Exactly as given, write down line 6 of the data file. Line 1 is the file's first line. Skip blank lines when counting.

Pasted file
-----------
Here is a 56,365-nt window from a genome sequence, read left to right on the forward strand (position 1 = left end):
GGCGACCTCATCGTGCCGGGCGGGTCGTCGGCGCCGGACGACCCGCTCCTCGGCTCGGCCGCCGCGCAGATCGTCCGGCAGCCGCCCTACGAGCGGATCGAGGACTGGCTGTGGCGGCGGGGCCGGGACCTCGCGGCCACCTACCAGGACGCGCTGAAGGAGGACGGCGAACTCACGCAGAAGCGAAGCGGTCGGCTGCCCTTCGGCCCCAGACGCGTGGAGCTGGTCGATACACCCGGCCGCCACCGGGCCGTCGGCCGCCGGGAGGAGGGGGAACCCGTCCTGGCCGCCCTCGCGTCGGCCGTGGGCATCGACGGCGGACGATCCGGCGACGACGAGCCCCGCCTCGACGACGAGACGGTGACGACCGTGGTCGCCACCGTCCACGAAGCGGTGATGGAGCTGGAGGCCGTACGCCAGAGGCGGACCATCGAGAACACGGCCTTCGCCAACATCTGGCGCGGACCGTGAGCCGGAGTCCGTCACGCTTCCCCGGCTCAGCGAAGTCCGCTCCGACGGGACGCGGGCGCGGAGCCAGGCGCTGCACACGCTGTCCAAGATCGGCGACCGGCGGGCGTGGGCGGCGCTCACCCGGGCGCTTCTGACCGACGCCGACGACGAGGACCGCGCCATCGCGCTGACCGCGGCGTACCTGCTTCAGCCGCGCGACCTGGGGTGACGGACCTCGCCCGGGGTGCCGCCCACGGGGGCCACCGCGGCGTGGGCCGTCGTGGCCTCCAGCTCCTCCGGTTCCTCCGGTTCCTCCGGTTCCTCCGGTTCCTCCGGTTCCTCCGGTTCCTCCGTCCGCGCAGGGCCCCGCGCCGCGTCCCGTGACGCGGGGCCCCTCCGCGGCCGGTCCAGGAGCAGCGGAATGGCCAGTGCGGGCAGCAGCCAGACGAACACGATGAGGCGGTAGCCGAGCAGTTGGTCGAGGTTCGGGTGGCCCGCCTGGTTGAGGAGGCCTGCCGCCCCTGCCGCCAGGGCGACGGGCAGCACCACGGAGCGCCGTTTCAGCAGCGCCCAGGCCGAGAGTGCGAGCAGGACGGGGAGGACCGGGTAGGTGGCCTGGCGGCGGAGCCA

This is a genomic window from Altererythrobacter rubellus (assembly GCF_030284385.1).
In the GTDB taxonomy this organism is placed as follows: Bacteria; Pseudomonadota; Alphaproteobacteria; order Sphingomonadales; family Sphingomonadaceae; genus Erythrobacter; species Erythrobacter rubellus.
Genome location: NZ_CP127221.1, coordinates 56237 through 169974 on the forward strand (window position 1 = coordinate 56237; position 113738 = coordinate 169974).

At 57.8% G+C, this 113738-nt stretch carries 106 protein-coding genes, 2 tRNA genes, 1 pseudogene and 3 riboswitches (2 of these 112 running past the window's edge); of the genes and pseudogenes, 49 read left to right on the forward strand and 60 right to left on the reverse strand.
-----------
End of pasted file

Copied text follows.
At 57.8% G+C, this 113738-nt stretch carries 106 protein-coding genes, 2 tRNA genes, 1 pseudogene and 3 riboswitches (2 of these 112 running past the window's edge); of the genes and pseudogenes, 49 read left to right on the forward strand and 60 right to left on the reverse strand.